New Heartbeat Detector May Save Lives After Disasters
Photograph by Scott Olson, Getty Images
A new heartbeat detector may help rescue teams like the one pictured above locate survivors after natural and man-made disasters.
They give us hints about the origins of the universe, relay signals to our televisions, and nuke bags of popcorn when we’re in the mood to watch a movie. Microwave radiation is a versatile part of our lives, and someday it could save them.
Researchers with the Jet Propulsion Laboratory (JPL) in Pasadena, California, have developed a device the size of a small carry-on bag that uses microwaves to detect human heartbeats in piles of rubble, which can bury people following natural disasters such as earthquakes.
Scientists and search and rescue workers tested the latest prototype this week in Lorton, Virginia, and the device may be available to buy as soon as next year. Jim Lux, the project’s task manager at JPL, estimates the device will retail around the $10,000 range.
“The idea came from the Department of Homeland Security’s science and technology folks who were looking for a way to speed up and improve the search capability to find victims in disasters,” he said.
When search and rescue teams from agencies such as the Federal Emergency Management Agency (FEMA) go into areas like Haiti after an earthquake, or Japan after a tsunami, they have limited resources to cover large areas, explained John Price, a program manager in the Department of Homeland Security’s (DHS) Science and Technology Directorate. (See: “Haiti Earthquake Pictures: Devastation on the Day After.”)
“[The people at FEMA] wanted something that would let them walk down a street and tell them if there was someone there,” said Price. That way they could more efficiently deploy search and rescue teams to disaster areas where people are in need of rescue.
So Lux and his team, working with Virginia Task Force 1—one of two U.S. search and rescue teams that deploy around the world to help after disasters—adapted technology already developed to track firefighters tackling wildfires.
They came up with a 20-pound (9-kilogram) device suitable for going into the field with response personnel.
Called the Finding Individuals for Disaster and Emergency Response (FINDER), the lithium battery-powered device sends out microwaves that can penetrate 30 feet (9 meters) into mounds of rubble or 20 feet (6 meters) into solid concrete.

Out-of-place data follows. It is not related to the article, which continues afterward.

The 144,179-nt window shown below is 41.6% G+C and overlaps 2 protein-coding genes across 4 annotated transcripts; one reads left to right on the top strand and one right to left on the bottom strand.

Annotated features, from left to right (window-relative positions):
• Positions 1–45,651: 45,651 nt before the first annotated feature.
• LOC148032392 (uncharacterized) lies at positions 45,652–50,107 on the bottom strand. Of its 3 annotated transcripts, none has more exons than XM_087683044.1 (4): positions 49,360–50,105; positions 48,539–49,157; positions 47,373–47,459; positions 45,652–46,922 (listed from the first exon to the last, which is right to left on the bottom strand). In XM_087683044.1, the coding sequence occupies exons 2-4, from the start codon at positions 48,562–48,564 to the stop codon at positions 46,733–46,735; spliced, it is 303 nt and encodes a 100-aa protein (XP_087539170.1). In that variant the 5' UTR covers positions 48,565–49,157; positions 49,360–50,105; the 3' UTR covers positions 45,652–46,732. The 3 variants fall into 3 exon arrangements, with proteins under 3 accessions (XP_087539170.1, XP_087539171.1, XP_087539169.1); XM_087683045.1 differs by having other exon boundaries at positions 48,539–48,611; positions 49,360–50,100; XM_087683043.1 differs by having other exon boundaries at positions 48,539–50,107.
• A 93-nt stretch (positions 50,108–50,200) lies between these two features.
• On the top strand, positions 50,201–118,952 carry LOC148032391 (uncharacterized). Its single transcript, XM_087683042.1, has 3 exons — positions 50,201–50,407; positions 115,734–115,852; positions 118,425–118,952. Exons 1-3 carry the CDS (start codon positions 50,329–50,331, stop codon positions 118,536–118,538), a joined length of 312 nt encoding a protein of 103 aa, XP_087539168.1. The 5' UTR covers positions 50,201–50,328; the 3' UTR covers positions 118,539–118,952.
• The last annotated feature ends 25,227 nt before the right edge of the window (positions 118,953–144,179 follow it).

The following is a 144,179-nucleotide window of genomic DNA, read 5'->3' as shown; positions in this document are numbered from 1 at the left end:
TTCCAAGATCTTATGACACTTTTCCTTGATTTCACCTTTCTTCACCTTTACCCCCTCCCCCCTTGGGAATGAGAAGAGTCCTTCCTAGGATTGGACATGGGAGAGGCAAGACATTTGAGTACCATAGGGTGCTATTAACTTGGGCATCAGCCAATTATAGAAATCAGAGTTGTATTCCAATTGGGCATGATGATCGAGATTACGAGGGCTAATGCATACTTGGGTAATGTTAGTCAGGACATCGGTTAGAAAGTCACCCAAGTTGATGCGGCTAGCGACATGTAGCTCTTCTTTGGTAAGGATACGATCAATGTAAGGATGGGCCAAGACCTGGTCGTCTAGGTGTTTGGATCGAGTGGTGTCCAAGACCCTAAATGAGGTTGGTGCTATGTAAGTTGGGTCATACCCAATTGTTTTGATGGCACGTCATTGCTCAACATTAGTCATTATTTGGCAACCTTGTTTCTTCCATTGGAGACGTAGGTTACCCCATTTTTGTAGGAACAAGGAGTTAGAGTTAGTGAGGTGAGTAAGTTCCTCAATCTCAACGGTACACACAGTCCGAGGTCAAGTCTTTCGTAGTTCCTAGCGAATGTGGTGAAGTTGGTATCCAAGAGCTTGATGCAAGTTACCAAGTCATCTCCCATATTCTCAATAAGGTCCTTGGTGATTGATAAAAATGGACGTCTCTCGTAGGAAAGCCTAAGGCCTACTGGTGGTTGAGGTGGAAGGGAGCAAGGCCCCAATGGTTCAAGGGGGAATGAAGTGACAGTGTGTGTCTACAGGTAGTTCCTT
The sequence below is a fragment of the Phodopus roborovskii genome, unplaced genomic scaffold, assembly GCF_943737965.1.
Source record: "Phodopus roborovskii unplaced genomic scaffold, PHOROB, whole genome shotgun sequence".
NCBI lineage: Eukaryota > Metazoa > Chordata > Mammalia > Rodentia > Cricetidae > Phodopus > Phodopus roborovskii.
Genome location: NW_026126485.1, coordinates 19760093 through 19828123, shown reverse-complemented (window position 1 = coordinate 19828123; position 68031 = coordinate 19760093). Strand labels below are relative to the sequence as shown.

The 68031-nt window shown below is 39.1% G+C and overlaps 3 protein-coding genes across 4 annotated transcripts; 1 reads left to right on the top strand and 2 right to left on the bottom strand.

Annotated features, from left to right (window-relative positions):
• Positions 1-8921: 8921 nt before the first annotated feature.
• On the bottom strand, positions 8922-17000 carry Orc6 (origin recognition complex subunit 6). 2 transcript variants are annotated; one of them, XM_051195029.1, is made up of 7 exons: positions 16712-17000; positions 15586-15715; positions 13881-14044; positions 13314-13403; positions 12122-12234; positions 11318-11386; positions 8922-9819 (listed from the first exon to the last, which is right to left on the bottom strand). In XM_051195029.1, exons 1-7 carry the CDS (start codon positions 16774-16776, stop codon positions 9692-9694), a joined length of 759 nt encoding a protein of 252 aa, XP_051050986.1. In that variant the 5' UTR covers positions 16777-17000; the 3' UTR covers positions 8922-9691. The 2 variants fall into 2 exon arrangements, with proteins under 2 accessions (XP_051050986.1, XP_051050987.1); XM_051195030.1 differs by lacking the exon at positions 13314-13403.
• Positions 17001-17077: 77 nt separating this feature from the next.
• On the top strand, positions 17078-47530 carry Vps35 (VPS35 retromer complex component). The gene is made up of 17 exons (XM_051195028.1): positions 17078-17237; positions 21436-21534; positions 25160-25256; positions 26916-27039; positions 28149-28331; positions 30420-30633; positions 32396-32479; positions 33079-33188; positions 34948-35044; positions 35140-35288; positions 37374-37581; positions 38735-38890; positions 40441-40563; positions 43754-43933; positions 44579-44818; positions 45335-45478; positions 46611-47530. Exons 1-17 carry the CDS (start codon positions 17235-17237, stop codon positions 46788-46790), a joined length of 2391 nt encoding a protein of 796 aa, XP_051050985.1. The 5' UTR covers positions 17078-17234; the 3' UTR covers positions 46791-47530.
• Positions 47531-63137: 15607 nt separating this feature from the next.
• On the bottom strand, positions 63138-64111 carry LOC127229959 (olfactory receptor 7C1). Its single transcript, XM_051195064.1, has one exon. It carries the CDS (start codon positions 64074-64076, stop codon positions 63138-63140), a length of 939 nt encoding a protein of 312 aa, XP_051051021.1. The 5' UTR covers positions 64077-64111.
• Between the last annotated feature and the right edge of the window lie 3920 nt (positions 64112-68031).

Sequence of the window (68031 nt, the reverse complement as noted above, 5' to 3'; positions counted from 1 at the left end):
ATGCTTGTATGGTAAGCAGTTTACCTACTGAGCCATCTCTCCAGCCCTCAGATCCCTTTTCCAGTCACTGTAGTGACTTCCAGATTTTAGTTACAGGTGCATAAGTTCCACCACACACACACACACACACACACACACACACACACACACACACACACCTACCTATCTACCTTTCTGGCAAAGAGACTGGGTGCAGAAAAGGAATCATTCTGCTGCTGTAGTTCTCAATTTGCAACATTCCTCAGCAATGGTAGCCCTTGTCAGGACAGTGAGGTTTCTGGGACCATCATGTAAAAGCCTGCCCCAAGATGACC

During a September 25 demonstration, a two-person team worked with FINDER to locate a person “buried” in a rubble pile at the task force’s training facility in Lorton. One task force member wheeled the device-enclosed in a hard, tan-colored case-into position while a second member looked at the data coming in on a tablet-like interface.
Researchers received constructive feedback from task force members starting early in FINDER’s development.
Mark Lucas, a technical search specialist with Virginia Task Force 1, said he’d like FINDER to work even faster than it does now.
“It needs to tell me information sooner,” he said. “Time is our enemy in this type of work we do.”
Basically, FINDER looks for movement, said JPL’s Lux. “Everything reflects microwaves, even rubble,” he explained.
Rubble doesn’t move, but “your body moves when your heart beats,” he said. “As the microwave goes through things, we can see the skin moving and we look for those little tiny changes.”
The device also picks up breathing patterns, and combined with heartbeats, it can discriminate between humans and animals.
“We have a computer program that looks at the data [from FINDER], and we have statistics on the ranges of heart rates and breathing rates for humans and other animals,” said Lux.
A person doesn’t have to be conscious for FINDER to detect them, he said, unlike other search devices like microphones, which pick up people rapping on debris or yelling for help. (Also see: “Japan Tsunami: 20 Unforgettable Pictures.”)
It Keeps on Going
FINDER’s microwaves are very low power—about 1/100 the amount of radiation associated with cell phones, Lux said.
And the batteries last for about 12 to 14 hours, which is a typical shift for rescue workers, said Price.
“These things can run seven days a week, 24 hours a day—you just need to feed it batteries,” he added. But they’re meant to be used in concert with other search techniques, such as detector dogs and microphones.
“FINDER is designed to scan a pile of rubble and determine if there’s a live human being there,” explained Price. “The dogs are useful because they can go and find exactly where that person is. If there’s no one in that pile, we can save the [dog’s energy] for another area where someone actually is.” (Watch a video on training dogs to sniff out cancer.)
The device is also designed to be easy to use.
“The interface-the actual handheld computer device that is the brain behind FINDER-is literally only three buttons,” said Matthew Tamillow of Virginia Task Force 1. “Within 10 to 15 minutes the layperson would be able to use FINDER. So I think that’s a big benefit of this system.”
Since JPL doesn’t manufacture devices for the commercial market, several interested private companies are in talks to license the device, said Price.
“We plan to have [FINDER] commercialized for sale by spring to early summer of next year.”
The Jet Propulsion Laboratory’s Lux thinks there could be a market for heartbeat detection outside of looking for disaster victims trapped in rubble.
You could use it to search for missing children in the woods, he said. Or have it in a medevac to monitor a patient’s heart rate without having to hook them up to wires.
And because the technology can discriminate between different animals, “people have asked if you could inventory animals going by on a game trail,” he said.
“Fish and Wildlife is interested in [using FINDER] to count bears” or perhaps to count fish in streams and rivers, Lux said.